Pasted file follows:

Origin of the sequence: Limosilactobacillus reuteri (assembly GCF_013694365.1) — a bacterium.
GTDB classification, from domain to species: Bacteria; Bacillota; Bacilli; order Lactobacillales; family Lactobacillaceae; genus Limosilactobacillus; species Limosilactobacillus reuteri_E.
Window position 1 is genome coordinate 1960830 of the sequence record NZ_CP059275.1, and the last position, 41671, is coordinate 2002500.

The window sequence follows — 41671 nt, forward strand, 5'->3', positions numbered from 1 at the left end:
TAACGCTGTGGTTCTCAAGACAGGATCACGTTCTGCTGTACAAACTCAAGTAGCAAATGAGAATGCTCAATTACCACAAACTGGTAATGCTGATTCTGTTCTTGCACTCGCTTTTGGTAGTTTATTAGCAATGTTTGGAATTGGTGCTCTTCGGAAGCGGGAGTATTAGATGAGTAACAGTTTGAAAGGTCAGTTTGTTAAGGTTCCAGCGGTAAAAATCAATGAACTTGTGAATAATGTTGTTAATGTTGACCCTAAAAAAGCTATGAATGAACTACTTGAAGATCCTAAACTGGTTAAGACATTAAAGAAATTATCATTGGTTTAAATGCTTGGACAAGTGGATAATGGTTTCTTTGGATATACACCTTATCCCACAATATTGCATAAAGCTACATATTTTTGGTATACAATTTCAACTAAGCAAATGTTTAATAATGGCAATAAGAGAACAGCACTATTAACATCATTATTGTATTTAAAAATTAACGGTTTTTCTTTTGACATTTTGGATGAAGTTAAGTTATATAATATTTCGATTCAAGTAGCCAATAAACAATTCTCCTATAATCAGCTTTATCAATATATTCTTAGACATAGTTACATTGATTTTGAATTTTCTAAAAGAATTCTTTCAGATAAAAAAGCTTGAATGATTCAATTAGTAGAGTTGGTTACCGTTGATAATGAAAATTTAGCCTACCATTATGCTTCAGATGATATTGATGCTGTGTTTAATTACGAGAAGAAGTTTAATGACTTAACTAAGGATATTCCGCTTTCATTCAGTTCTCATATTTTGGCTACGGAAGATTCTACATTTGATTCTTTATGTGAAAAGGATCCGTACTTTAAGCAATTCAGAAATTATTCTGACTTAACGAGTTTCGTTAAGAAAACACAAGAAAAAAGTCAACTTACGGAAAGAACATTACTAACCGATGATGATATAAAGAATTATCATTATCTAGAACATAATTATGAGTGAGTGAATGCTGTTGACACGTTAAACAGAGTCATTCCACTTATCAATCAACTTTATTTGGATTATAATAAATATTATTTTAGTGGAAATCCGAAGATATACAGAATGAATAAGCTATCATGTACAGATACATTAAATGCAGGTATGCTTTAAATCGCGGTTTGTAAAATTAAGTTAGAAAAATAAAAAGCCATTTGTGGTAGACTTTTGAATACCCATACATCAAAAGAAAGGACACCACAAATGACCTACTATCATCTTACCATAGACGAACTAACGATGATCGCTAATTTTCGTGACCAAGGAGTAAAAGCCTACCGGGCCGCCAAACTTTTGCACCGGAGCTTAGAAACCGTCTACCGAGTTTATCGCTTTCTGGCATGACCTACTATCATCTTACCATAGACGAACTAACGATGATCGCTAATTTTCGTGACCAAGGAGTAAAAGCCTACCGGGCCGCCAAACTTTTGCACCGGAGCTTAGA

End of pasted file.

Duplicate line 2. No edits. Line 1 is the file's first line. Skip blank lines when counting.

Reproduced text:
GTDB classification, from domain to species: Bacteria; Bacillota; Bacilli; order Lactobacillales; family Lactobacillaceae; genus Limosilactobacillus; species Limosilactobacillus reuteri_E.